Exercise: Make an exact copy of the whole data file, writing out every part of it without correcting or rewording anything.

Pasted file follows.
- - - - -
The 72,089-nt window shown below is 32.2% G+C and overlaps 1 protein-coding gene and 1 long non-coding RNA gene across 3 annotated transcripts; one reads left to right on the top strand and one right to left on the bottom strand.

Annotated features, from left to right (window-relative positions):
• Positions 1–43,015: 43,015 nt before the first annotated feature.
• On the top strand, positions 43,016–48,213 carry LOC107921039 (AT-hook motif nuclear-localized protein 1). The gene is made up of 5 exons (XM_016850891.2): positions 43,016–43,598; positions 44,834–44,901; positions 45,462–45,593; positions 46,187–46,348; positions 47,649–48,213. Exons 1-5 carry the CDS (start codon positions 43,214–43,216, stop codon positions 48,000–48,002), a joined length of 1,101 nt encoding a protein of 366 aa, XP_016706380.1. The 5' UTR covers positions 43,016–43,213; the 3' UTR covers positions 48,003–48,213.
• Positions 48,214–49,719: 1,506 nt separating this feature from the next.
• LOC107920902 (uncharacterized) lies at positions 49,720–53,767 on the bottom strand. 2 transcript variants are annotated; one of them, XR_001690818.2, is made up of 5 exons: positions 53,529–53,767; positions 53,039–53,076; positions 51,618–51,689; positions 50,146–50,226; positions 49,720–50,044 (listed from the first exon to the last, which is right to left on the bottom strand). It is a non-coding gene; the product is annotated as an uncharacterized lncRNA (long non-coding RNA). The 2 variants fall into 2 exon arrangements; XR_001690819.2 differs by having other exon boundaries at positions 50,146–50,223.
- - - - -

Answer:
The 72,089-nt window shown below is 32.2% G+C and overlaps 1 protein-coding gene and 1 long non-coding RNA gene across 3 annotated transcripts; one reads left to right on the top strand and one right to left on the bottom strand.

Annotated features, from left to right (window-relative positions):
• Positions 1–43,015: 43,015 nt before the first annotated feature.
• On the top strand, positions 43,016–48,213 carry LOC107921039 (AT-hook motif nuclear-localized protein 1). The gene is made up of 5 exons (XM_016850891.2): positions 43,016–43,598; positions 44,834–44,901; positions 45,462–45,593; positions 46,187–46,348; positions 47,649–48,213. Exons 1-5 carry the CDS (start codon positions 43,214–43,216, stop codon positions 48,000–48,002), a joined length of 1,101 nt encoding a protein of 366 aa, XP_016706380.1. The 5' UTR covers positions 43,016–43,213; the 3' UTR covers positions 48,003–48,213.
• Positions 48,214–49,719: 1,506 nt separating this feature from the next.
• LOC107920902 (uncharacterized) lies at positions 49,720–53,767 on the bottom strand. 2 transcript variants are annotated; one of them, XR_001690818.2, is made up of 5 exons: positions 53,529–53,767; positions 53,039–53,076; positions 51,618–51,689; positions 50,146–50,226; positions 49,720–50,044 (listed from the first exon to the last, which is right to left on the bottom strand). It is a non-coding gene; the product is annotated as an uncharacterized lncRNA (long non-coding RNA). The 2 variants fall into 2 exon arrangements; XR_001690819.2 differs by having other exon boundaries at positions 50,146–50,223.